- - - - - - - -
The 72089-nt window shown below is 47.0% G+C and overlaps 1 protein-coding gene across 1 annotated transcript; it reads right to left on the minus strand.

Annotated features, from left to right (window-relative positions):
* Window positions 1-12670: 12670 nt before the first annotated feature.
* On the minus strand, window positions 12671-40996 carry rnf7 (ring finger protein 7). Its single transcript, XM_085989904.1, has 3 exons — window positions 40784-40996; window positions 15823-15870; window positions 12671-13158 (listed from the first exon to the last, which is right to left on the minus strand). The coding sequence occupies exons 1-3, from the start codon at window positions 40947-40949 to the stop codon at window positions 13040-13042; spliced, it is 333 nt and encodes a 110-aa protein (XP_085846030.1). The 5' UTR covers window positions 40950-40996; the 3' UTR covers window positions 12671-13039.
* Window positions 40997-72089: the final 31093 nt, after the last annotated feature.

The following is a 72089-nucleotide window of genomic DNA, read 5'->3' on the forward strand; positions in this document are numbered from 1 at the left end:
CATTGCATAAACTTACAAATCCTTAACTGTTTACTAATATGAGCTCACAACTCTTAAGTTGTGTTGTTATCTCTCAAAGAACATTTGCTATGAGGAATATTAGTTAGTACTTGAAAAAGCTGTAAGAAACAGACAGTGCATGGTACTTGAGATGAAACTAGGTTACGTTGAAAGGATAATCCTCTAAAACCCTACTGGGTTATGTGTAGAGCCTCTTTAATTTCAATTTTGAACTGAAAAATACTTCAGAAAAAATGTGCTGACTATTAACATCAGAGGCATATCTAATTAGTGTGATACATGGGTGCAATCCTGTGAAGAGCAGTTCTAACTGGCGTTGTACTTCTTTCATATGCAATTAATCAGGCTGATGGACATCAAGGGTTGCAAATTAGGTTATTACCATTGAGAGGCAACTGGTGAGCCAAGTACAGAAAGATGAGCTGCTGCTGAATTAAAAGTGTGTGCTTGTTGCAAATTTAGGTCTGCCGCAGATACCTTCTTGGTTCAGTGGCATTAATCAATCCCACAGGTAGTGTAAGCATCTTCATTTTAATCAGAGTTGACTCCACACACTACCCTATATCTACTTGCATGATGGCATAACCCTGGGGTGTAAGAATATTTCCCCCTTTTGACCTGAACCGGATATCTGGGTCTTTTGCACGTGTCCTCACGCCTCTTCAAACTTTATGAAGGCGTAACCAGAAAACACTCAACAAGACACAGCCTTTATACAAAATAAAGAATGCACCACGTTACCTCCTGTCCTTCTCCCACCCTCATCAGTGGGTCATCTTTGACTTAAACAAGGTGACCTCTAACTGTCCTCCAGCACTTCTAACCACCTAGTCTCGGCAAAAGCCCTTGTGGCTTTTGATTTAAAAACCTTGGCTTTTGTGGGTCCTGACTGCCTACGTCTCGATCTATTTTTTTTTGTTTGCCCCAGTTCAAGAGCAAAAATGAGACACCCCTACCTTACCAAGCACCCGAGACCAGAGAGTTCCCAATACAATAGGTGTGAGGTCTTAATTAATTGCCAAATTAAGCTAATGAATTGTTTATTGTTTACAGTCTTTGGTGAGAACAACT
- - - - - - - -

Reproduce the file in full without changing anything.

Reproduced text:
The 72089-nt window shown below is 47.0% G+C and overlaps 1 protein-coding gene across 1 annotated transcript; it reads right to left on the minus strand.

Annotated features, from left to right (window-relative positions):
* Window positions 1-12670: 12670 nt before the first annotated feature.
* On the minus strand, window positions 12671-40996 carry rnf7 (ring finger protein 7). Its single transcript, XM_085989904.1, has 3 exons — window positions 40784-40996; window positions 15823-15870; window positions 12671-13158 (listed from the first exon to the last, which is right to left on the minus strand). The coding sequence occupies exons 1-3, from the start codon at window positions 40947-40949 to the stop codon at window positions 13040-13042; spliced, it is 333 nt and encodes a 110-aa protein (XP_085846030.1). The 5' UTR covers window positions 40950-40996; the 3' UTR covers window positions 12671-13039.
* Window positions 40997-72089: the final 31093 nt, after the last annotated feature.

The following is a 72089-nucleotide window of genomic DNA, read 5'->3' on the forward strand; positions in this document are numbered from 1 at the left end:
CATTGCATAAACTTACAAATCCTTAACTGTTTACTAATATGAGCTCACAACTCTTAAGTTGTGTTGTTATCTCTCAAAGAACATTTGCTATGAGGAATATTAGTTAGTACTTGAAAAAGCTGTAAGAAACAGACAGTGCATGGTACTTGAGATGAAACTAGGTTACGTTGAAAGGATAATCCTCTAAAACCCTACTGGGTTATGTGTAGAGCCTCTTTAATTTCAATTTTGAACTGAAAAATACTTCAGAAAAAATGTGCTGACTATTAACATCAGAGGCATATCTAATTAGTGTGATACATGGGTGCAATCCTGTGAAGAGCAGTTCTAACTGGCGTTGTACTTCTTTCATATGCAATTAATCAGGCTGATGGACATCAAGGGTTGCAAATTAGGTTATTACCATTGAGAGGCAACTGGTGAGCCAAGTACAGAAAGATGAGCTGCTGCTGAATTAAAAGTGTGTGCTTGTTGCAAATTTAGGTCTGCCGCAGATACCTTCTTGGTTCAGTGGCATTAATCAATCCCACAGGTAGTGTAAGCATCTTCATTTTAATCAGAGTTGACTCCACACACTACCCTATATCTACTTGCATGATGGCATAACCCTGGGGTGTAAGAATATTTCCCCCTTTTGACCTGAACCGGATATCTGGGTCTTTTGCACGTGTCCTCACGCCTCTTCAAACTTTATGAAGGCGTAACCAGAAAACACTCAACAAGACACAGCCTTTATACAAAATAAAGAATGCACCACGTTACCTCCTGTCCTTCTCCCACCCTCATCAGTGGGTCATCTTTGACTTAAACAAGGTGACCTCTAACTGTCCTCCAGCACTTCTAACCACCTAGTCTCGGCAAAAGCCCTTGTGGCTTTTGATTTAAAAACCTTGGCTTTTGTGGGTCCTGACTGCCTACGTCTCGATCTATTTTTTTTTGTTTGCCCCAGTTCAAGAGCAAAAATGAGACACCCCTACCTTACCAAGCACCCGAGACCAGAGAGTTCCCAATACAATAGGTGTGAGGTCTTAATTAATTGCCAAATTAAGCTAATGAATTGTTTATTGTTTACAGTCTTTGGTGAGAACAACT